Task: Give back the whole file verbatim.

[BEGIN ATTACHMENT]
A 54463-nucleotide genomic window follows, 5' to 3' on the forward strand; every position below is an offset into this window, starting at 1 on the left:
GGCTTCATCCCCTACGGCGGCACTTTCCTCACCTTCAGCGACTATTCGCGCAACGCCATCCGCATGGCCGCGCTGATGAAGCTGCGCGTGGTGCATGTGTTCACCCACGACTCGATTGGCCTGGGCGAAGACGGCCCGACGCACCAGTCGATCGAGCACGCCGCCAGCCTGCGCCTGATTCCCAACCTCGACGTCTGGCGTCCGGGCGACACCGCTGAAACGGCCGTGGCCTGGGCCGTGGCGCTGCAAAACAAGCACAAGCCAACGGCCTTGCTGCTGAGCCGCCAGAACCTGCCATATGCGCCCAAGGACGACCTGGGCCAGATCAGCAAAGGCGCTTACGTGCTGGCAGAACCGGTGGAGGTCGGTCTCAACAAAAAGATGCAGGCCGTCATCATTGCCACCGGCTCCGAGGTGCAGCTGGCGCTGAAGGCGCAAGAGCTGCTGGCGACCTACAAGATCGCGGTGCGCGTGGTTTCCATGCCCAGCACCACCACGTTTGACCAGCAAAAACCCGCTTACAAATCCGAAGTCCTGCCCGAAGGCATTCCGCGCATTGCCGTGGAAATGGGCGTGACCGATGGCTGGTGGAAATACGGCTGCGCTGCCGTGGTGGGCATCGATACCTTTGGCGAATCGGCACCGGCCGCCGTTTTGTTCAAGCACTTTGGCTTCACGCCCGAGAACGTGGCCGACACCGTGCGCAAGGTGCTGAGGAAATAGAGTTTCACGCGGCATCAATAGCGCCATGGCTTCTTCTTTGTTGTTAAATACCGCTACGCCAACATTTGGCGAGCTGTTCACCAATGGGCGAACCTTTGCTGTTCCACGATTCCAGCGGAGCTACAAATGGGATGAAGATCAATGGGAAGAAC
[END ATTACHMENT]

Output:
A 54463-nucleotide genomic window follows, 5' to 3' on the forward strand; every position below is an offset into this window, starting at 1 on the left:
GGCTTCATCCCCTACGGCGGCACTTTCCTCACCTTCAGCGACTATTCGCGCAACGCCATCCGCATGGCCGCGCTGATGAAGCTGCGCGTGGTGCATGTGTTCACCCACGACTCGATTGGCCTGGGCGAAGACGGCCCGACGCACCAGTCGATCGAGCACGCCGCCAGCCTGCGCCTGATTCCCAACCTCGACGTCTGGCGTCCGGGCGACACCGCTGAAACGGCCGTGGCCTGGGCCGTGGCGCTGCAAAACAAGCACAAGCCAACGGCCTTGCTGCTGAGCCGCCAGAACCTGCCATATGCGCCCAAGGACGACCTGGGCCAGATCAGCAAAGGCGCTTACGTGCTGGCAGAACCGGTGGAGGTCGGTCTCAACAAAAAGATGCAGGCCGTCATCATTGCCACCGGCTCCGAGGTGCAGCTGGCGCTGAAGGCGCAAGAGCTGCTGGCGACCTACAAGATCGCGGTGCGCGTGGTTTCCATGCCCAGCACCACCACGTTTGACCAGCAAAAACCCGCTTACAAATCCGAAGTCCTGCCCGAAGGCATTCCGCGCATTGCCGTGGAAATGGGCGTGACCGATGGCTGGTGGAAATACGGCTGCGCTGCCGTGGTGGGCATCGATACCTTTGGCGAATCGGCACCGGCCGCCGTTTTGTTCAAGCACTTTGGCTTCACGCCCGAGAACGTGGCCGACACCGTGCGCAAGGTGCTGAGGAAATAGAGTTTCACGCGGCATCAATAGCGCCATGGCTTCTTCTTTGTTGTTAAATACCGCTACGCCAACATTTGGCGAGCTGTTCACCAATGGGCGAACCTTTGCTGTTCCACGATTCCAGCGGAGCTACAAATGGGATGAAGATCAATGGGAAGAAC